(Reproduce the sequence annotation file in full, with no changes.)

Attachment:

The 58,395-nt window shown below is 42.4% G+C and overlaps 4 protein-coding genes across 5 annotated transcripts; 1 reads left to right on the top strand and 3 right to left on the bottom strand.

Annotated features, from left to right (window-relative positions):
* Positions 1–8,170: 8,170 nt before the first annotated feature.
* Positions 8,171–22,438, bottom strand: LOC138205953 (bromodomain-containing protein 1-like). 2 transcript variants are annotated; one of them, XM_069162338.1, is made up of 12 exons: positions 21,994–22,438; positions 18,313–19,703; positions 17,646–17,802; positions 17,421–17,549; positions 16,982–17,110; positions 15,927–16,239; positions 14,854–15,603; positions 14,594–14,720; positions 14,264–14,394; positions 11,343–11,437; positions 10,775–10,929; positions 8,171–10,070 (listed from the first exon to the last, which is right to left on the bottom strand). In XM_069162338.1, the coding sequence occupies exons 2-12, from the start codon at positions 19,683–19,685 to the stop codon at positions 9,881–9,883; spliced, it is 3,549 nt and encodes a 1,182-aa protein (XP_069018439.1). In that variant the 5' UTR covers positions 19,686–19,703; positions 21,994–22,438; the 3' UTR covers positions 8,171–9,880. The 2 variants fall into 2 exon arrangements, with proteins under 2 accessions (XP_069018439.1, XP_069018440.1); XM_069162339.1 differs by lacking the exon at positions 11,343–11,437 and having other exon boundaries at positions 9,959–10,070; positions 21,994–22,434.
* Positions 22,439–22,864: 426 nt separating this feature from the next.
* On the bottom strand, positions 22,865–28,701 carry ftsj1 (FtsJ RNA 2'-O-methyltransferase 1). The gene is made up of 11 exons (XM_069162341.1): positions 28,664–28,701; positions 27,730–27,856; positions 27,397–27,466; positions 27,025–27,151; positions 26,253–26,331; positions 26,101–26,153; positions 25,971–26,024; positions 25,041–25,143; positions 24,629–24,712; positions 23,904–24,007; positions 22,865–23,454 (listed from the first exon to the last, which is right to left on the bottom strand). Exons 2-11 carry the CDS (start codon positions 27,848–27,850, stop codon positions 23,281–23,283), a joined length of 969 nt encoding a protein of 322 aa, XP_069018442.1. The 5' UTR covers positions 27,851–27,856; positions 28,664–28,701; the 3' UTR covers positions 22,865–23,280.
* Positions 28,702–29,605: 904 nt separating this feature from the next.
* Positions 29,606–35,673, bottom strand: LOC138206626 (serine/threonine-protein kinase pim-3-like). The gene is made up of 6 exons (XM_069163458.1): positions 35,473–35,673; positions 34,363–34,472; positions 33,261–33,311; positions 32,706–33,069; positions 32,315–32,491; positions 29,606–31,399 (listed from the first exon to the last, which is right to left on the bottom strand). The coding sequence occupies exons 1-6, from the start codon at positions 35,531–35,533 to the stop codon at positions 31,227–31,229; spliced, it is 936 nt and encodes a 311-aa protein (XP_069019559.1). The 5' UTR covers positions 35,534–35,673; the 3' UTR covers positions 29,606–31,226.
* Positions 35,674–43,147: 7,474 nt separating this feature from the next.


The 58,395-nt window shown below is 42.4% G+C and overlaps 4 protein-coding genes across 5 annotated transcripts; 1 reads left to right on the top strand and 3 right to left on the bottom strand.

Annotated features, from left to right (window-relative positions):
* Positions 1–8,170: 8,170 nt before the first annotated feature.
* Positions 8,171–22,438, bottom strand: LOC138205953 (bromodomain-containing protein 1-like). 2 transcript variants are annotated; one of them, XM_069162338.1, is made up of 12 exons: positions 21,994–22,438; positions 18,313–19,703; positions 17,646–17,802; positions 17,421–17,549; positions 16,982–17,110; positions 15,927–16,239; positions 14,854–15,603; positions 14,594–14,720; positions 14,264–14,394; positions 11,343–11,437; positions 10,775–10,929; positions 8,171–10,070 (listed from the first exon to the last, which is right to left on the bottom strand). In XM_069162338.1, the coding sequence occupies exons 2-12, from the start codon at positions 19,683–19,685 to the stop codon at positions 9,881–9,883; spliced, it is 3,549 nt and encodes a 1,182-aa protein (XP_069018439.1). In that variant the 5' UTR covers positions 19,686–19,703; positions 21,994–22,438; the 3' UTR covers positions 8,171–9,880. The 2 variants fall into 2 exon arrangements, with proteins under 2 accessions (XP_069018439.1, XP_069018440.1); XM_069162339.1 differs by lacking the exon at positions 11,343–11,437 and having other exon boundaries at positions 9,959–10,070; positions 21,994–22,434.
* Positions 22,439–22,864: 426 nt separating this feature from the next.
* On the bottom strand, positions 22,865–28,701 carry ftsj1 (FtsJ RNA 2'-O-methyltransferase 1). The gene is made up of 11 exons (XM_069162341.1): positions 28,664–28,701; positions 27,730–27,856; positions 27,397–27,466; positions 27,025–27,151; positions 26,253–26,331; positions 26,101–26,153; positions 25,971–26,024; positions 25,041–25,143; positions 24,629–24,712; positions 23,904–24,007; positions 22,865–23,454 (listed from the first exon to the last, which is right to left on the bottom strand). Exons 2-11 carry the CDS (start codon positions 27,848–27,850, stop codon positions 23,281–23,283), a joined length of 969 nt encoding a protein of 322 aa, XP_069018442.1. The 5' UTR covers positions 27,851–27,856; positions 28,664–28,701; the 3' UTR covers positions 22,865–23,280.
* Positions 28,702–29,605: 904 nt separating this feature from the next.
* Positions 29,606–35,673, bottom strand: LOC138206626 (serine/threonine-protein kinase pim-3-like). The gene is made up of 6 exons (XM_069163458.1): positions 35,473–35,673; positions 34,363–34,472; positions 33,261–33,311; positions 32,706–33,069; positions 32,315–32,491; positions 29,606–31,399 (listed from the first exon to the last, which is right to left on the bottom strand). The coding sequence occupies exons 1-6, from the start codon at positions 35,531–35,533 to the stop codon at positions 31,227–31,229; spliced, it is 936 nt and encodes a 311-aa protein (XP_069019559.1). The 5' UTR covers positions 35,534–35,673; the 3' UTR covers positions 29,606–31,226.
* Positions 35,674–43,147: 7,474 nt separating this feature from the next.